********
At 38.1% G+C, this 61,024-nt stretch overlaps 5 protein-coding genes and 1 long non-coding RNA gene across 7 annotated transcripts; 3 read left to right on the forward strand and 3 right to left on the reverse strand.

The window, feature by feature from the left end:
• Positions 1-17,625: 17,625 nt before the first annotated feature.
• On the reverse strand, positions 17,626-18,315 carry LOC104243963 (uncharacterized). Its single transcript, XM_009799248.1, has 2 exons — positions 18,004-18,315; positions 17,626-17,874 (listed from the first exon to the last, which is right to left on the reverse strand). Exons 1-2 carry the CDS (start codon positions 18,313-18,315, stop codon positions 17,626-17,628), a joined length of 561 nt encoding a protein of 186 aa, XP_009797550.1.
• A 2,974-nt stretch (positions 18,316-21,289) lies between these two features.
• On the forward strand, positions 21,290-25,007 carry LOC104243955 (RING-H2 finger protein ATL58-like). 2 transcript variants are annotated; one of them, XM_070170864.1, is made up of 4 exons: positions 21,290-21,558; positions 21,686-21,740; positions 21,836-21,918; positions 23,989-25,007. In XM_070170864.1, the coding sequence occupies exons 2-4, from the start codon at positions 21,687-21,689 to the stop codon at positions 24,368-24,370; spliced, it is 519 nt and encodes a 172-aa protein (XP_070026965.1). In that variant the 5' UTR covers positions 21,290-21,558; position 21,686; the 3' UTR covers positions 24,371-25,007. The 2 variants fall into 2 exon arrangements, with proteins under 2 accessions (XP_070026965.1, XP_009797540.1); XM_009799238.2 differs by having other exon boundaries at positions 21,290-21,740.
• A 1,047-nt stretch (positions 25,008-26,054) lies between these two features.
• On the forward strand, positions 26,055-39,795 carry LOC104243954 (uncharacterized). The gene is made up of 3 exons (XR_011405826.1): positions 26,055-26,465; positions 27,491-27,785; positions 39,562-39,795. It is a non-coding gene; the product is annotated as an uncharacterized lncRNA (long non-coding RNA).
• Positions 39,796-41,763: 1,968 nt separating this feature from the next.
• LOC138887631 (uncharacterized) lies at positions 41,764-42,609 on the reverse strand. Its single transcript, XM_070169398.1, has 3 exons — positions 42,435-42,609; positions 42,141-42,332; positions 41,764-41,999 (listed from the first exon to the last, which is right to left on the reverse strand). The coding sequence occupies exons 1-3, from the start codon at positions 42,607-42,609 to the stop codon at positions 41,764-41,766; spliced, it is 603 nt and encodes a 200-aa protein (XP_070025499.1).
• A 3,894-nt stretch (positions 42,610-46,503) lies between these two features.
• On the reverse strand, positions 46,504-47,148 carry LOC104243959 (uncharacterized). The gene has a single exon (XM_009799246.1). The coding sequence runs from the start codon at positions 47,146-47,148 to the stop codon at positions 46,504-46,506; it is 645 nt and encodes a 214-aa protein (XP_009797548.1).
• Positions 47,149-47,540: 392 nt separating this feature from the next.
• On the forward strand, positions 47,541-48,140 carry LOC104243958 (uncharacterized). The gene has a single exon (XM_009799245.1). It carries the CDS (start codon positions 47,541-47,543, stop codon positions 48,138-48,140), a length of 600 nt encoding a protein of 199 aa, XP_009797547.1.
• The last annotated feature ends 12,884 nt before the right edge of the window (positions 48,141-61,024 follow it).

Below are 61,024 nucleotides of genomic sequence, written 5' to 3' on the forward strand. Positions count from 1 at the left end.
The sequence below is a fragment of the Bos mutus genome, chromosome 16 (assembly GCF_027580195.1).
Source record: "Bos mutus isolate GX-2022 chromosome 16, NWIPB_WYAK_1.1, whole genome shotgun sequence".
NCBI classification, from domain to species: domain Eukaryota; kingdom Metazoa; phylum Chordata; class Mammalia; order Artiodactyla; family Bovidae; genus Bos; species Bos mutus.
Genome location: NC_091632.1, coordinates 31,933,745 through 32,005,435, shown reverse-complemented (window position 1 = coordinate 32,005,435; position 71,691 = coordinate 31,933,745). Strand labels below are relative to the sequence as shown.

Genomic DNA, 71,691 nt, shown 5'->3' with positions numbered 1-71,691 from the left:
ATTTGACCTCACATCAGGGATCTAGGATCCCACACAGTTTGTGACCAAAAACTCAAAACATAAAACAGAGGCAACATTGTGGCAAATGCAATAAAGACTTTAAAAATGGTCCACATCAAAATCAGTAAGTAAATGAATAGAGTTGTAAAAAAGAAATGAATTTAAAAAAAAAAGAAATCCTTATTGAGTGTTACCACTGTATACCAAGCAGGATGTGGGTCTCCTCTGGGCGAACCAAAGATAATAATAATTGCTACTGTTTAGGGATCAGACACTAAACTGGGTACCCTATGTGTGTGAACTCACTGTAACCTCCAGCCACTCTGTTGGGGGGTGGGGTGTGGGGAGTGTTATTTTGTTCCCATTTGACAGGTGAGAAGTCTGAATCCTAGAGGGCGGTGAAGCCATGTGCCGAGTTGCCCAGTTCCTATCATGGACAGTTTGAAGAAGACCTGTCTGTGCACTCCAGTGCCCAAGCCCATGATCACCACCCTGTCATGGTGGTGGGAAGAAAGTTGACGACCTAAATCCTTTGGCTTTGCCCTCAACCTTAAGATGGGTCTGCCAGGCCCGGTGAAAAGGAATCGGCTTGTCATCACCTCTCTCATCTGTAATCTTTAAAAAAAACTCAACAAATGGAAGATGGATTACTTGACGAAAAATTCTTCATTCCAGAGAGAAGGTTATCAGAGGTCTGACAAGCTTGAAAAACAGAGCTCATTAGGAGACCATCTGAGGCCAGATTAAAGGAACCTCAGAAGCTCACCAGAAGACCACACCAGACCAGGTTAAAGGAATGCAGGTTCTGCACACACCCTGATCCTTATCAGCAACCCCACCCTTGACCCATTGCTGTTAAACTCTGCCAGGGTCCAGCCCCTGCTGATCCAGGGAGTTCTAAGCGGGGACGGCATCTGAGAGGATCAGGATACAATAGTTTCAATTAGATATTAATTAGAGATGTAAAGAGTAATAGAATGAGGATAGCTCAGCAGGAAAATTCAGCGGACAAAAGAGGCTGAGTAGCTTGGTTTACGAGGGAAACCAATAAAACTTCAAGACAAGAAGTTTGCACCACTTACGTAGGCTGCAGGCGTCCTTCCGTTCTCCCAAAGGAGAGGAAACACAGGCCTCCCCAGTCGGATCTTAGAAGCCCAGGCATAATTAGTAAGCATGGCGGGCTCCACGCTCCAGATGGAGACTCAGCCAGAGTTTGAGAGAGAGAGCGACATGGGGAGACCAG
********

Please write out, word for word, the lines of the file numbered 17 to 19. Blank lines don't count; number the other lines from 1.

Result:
The sequence below is a fragment of the Bos mutus genome, chromosome 16 (assembly GCF_027580195.1).
Source record: "Bos mutus isolate GX-2022 chromosome 16, NWIPB_WYAK_1.1, whole genome shotgun sequence".
NCBI classification, from domain to species: domain Eukaryota; kingdom Metazoa; phylum Chordata; class Mammalia; order Artiodactyla; family Bovidae; genus Bos; species Bos mutus.